“Feel free to get your pun on”: Creating a space for science communication
Authors: Brianne Morgan and Akacia Propst
For our residency project we developed a science blog titled “The Null Hypothesis.”
The idea for this project originated from an enthusiastic discussion in a shared hotel room with our colleague and co-creator Taylor Peacock during the 2019 annual meeting of the American Association of Biological Anthropology. We were discussing (i.e., complaining) how even though research with non-significant results is integral to the scientific process—providing building blocks for future research and preventing redundancy in the form of repeated research ventures—inflexible publishing standards make actually publishing these types of results difficult (verging on impossible). We all agreed that this was a problem. It is limiting for future research and hinders science communication. So, we came up with the idea to make a science blog that could be a space for researchers to share these types of results in a less formal and more approachable style.
Over the past couple of years our ideas for our science blog have evolved. This was especially during the COVID 19 pandemic, as misinformation and skepticism about the scientific process grew, and everyone suddenly became a live audience watching the results of ongoing real-time research develop. We felt it was increasingly important to create a space to highlight what research looks like behind the scenes—human, often messy, and rarely straightforward. From our own experiences and those of our peers, we knew that research is seldom as glamorous and direct as the media makes it seem. It can take many unexpected turns. In light of this, we shifted the focus of our website to provide a space where people could share their research stories and titled this section “Science Tales”.
The purpose of “Science Tales” is to create an approachable place to share what science looks like behind the scenes for both researchers and non-researchers. Through “Science Tales,” we also wanted to create a ready-made platform that researchers, especially graduate students, can use to participate in science communication. Good science communication involves sharing research results, methods, and motivations, which then helps to facilitate discussions around science-related topics, promotes scientific literacy, and captures public interest in science. It is an important part of working as a researcher, but opportunities to practice as a science communicator can be scarce. Public audiences don’t often get to see the process behind scientific research and new researchers often feel insecure or face imposter syndrome when their research projects almost inevitably hit bumps in the road. Therefore, our mission is to help demystify the scientific process, promote greater scientific literacy in public audiences, and create an open and safe space for researchers to share their stories and celebrate the sometimes wonderful, sometimes painful, and occasionally hilariously unexpected undertaking that is research.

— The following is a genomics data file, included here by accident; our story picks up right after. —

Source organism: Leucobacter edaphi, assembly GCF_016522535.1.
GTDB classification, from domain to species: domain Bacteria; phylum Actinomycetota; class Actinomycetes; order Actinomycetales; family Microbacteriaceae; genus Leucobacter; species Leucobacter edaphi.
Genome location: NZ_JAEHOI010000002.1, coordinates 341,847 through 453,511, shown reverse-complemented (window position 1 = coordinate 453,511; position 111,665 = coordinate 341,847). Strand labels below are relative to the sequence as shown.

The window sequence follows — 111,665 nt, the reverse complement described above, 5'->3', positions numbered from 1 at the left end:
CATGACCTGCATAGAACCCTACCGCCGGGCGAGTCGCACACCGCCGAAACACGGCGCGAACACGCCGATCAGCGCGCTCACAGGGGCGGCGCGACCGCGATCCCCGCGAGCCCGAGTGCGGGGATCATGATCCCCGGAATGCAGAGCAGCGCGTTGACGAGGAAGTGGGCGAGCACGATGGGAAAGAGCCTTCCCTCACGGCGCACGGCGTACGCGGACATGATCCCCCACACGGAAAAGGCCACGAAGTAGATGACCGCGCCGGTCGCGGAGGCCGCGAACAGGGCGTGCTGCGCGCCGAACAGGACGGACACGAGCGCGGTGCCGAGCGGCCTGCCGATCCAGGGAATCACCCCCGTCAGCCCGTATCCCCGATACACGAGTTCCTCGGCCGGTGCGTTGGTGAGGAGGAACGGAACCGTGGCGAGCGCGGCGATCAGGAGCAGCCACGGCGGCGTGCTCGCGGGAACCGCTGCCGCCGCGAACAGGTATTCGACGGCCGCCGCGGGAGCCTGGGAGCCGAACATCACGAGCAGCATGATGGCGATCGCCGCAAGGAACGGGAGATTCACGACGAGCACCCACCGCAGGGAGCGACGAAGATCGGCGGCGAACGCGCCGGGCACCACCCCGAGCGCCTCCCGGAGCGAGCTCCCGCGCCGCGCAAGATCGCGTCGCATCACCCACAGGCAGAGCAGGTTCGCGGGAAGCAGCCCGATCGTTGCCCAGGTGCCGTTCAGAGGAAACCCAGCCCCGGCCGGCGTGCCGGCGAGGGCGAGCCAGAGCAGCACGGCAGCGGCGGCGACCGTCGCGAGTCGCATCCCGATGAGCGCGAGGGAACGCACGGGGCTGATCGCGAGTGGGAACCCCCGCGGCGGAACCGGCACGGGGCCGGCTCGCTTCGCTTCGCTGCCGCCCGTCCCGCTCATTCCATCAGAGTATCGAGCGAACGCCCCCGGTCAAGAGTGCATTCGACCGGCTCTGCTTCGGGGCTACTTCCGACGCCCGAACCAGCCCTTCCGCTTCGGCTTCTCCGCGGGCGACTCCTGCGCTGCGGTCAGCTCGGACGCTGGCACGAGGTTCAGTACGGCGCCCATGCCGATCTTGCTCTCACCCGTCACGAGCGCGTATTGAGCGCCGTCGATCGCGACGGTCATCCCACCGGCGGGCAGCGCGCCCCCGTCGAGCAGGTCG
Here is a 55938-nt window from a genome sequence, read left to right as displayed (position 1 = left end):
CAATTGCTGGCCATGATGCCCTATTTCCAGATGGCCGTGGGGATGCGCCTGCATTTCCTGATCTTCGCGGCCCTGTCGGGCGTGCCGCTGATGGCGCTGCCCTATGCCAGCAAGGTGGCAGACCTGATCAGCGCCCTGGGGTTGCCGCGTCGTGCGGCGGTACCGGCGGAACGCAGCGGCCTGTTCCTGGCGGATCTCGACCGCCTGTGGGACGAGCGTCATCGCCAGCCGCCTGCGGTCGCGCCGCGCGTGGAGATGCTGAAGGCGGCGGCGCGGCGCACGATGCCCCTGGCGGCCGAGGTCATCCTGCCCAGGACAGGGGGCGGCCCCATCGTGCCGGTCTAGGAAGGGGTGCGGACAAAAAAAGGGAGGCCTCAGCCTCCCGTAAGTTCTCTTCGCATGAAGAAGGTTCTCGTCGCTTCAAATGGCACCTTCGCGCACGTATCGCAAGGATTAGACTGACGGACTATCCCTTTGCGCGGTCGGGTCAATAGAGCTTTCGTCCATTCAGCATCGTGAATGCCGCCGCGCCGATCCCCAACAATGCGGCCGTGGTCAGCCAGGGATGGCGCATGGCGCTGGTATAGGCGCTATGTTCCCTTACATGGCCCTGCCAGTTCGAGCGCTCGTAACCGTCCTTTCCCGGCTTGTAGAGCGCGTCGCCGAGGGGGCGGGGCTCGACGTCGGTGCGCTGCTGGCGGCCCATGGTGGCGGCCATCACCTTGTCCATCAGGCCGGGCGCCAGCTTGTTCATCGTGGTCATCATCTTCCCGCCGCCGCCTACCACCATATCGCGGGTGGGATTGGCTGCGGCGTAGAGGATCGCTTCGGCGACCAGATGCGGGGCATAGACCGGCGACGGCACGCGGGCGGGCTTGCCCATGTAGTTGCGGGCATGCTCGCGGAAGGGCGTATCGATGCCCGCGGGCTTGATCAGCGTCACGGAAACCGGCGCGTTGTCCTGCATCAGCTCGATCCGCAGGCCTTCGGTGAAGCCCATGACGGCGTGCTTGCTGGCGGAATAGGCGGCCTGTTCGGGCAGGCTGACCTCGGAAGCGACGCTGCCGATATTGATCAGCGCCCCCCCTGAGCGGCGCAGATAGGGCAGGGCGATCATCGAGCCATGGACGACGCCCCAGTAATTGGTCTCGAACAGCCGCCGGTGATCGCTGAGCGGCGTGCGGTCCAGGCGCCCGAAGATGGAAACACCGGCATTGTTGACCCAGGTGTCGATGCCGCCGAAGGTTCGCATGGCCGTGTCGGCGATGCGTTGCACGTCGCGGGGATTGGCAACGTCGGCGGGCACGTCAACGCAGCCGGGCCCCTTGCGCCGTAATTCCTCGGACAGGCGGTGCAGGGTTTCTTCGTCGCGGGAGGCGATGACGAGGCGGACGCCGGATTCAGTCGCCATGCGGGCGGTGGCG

For the final product of our residency, we have completed the “Science Tales” portion of our website and created functional submission portals for people to share their stories. We plan to make our website public in early 2022. We hope to get people across different fields to share their stories with us and create an open and supportive space to facilitate discussions between disciplines, public audiences, and researchers in industry or academia.
Inspired by the work of others in our residency, we decided we also wanted to offer multiple formats for people to share their research. So, we created an art gallery where people can share pictures or art related to their research. We also recognized that less approachable and discipline-specific science jargon is unavoidable at some points, so we have included a “Science Glossary” where people can submit plain language, or comical, definitions of terminology in their field of study.
In the future, we plan to continue to expand the website to include our original idea and create a space where researchers can share their research with non-significant results in an approachable blog format. We hope to inspire dialogue amongst researchers and the public that underlines the significant role of this research as an important step in the scientific process and to create a valuable repository of results that are currently difficult to access under current publishing standards.